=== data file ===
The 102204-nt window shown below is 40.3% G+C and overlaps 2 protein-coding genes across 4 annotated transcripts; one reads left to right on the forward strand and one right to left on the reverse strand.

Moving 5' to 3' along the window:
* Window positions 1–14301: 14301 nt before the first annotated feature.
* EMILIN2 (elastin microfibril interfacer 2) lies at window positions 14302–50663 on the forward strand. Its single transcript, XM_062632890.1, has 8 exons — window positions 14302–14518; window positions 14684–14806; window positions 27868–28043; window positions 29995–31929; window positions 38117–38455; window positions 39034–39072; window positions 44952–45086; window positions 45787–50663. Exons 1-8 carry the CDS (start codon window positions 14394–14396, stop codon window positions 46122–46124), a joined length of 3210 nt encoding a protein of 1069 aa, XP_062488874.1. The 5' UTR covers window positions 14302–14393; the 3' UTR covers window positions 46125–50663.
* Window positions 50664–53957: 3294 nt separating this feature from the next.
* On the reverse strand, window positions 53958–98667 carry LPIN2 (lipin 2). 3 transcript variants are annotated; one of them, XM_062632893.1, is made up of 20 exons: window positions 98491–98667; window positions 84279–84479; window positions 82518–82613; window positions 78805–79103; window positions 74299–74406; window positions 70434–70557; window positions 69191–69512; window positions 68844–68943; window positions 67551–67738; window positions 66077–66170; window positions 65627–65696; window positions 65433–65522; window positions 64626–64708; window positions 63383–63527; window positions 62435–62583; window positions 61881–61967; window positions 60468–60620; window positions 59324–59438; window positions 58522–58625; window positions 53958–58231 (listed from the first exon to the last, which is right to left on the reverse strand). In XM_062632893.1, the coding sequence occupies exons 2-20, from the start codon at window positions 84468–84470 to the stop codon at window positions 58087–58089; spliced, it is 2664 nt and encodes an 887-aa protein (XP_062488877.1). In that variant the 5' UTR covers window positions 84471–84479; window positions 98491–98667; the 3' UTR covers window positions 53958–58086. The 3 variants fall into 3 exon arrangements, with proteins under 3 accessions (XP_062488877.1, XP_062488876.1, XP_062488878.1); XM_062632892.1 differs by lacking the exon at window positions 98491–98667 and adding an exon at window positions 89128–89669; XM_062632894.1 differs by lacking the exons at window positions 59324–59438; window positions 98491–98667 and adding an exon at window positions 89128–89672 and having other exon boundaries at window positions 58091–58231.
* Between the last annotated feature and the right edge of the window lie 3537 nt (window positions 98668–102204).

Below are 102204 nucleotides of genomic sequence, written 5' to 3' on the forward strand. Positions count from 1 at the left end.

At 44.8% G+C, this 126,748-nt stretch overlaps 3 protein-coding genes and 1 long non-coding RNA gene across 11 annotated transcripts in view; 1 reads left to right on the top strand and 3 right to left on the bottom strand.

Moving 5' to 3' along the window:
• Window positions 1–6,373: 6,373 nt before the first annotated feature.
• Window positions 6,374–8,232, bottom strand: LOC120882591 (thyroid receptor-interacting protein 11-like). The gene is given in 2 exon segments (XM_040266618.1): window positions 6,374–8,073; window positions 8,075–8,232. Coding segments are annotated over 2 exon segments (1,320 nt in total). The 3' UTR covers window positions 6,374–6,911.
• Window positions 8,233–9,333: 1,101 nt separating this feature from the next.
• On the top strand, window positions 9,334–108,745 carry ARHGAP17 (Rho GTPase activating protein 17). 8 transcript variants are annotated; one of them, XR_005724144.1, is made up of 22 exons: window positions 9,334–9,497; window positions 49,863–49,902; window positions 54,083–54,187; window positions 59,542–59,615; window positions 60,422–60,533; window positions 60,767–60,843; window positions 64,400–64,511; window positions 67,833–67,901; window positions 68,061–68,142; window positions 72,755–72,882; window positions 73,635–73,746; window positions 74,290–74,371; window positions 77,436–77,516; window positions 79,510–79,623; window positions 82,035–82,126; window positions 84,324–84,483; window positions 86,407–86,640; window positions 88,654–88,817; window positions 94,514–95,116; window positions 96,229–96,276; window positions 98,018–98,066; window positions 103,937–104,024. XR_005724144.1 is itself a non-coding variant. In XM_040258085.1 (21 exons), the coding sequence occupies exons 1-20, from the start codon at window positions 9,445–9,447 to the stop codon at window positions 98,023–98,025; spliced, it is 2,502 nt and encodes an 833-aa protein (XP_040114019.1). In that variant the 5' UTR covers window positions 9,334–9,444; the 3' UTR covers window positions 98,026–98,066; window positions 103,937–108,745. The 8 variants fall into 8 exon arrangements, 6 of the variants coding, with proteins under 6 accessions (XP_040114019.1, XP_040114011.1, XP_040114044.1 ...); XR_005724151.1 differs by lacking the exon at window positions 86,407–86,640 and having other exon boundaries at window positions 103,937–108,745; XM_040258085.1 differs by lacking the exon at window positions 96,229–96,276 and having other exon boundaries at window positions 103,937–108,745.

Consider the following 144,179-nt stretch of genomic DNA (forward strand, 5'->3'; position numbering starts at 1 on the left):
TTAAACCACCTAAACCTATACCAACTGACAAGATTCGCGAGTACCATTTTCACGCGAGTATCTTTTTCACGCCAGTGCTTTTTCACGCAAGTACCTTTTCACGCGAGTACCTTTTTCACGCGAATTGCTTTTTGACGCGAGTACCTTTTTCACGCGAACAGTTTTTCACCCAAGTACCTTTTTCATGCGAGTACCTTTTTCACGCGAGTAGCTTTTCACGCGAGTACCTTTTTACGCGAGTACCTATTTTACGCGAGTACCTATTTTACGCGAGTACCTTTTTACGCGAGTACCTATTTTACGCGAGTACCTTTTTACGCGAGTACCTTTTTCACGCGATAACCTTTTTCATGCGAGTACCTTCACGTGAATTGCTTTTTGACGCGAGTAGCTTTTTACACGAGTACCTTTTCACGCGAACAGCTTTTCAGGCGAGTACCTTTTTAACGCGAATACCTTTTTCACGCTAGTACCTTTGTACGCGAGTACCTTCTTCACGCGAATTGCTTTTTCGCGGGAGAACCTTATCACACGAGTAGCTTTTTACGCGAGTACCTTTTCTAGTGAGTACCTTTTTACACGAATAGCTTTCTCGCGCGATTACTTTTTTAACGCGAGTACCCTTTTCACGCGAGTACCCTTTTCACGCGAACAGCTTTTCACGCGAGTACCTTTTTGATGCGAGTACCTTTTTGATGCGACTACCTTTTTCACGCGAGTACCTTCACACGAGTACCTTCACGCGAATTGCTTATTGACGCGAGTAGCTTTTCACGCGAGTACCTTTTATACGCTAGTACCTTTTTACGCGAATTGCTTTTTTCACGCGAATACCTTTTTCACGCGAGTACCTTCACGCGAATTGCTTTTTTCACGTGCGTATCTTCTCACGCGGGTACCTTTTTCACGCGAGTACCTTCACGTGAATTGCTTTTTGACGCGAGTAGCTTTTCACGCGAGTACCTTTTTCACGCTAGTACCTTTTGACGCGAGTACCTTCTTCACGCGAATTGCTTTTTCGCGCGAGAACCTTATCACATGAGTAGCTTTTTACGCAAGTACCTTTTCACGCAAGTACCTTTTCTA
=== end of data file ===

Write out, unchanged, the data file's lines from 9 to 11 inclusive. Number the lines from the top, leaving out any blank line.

At 44.8% G+C, this 126,748-nt stretch overlaps 3 protein-coding genes and 1 long non-coding RNA gene across 11 annotated transcripts in view; 1 reads left to right on the top strand and 3 right to left on the bottom strand.

Moving 5' to 3' along the window:
• Window positions 1–6,373: 6,373 nt before the first annotated feature.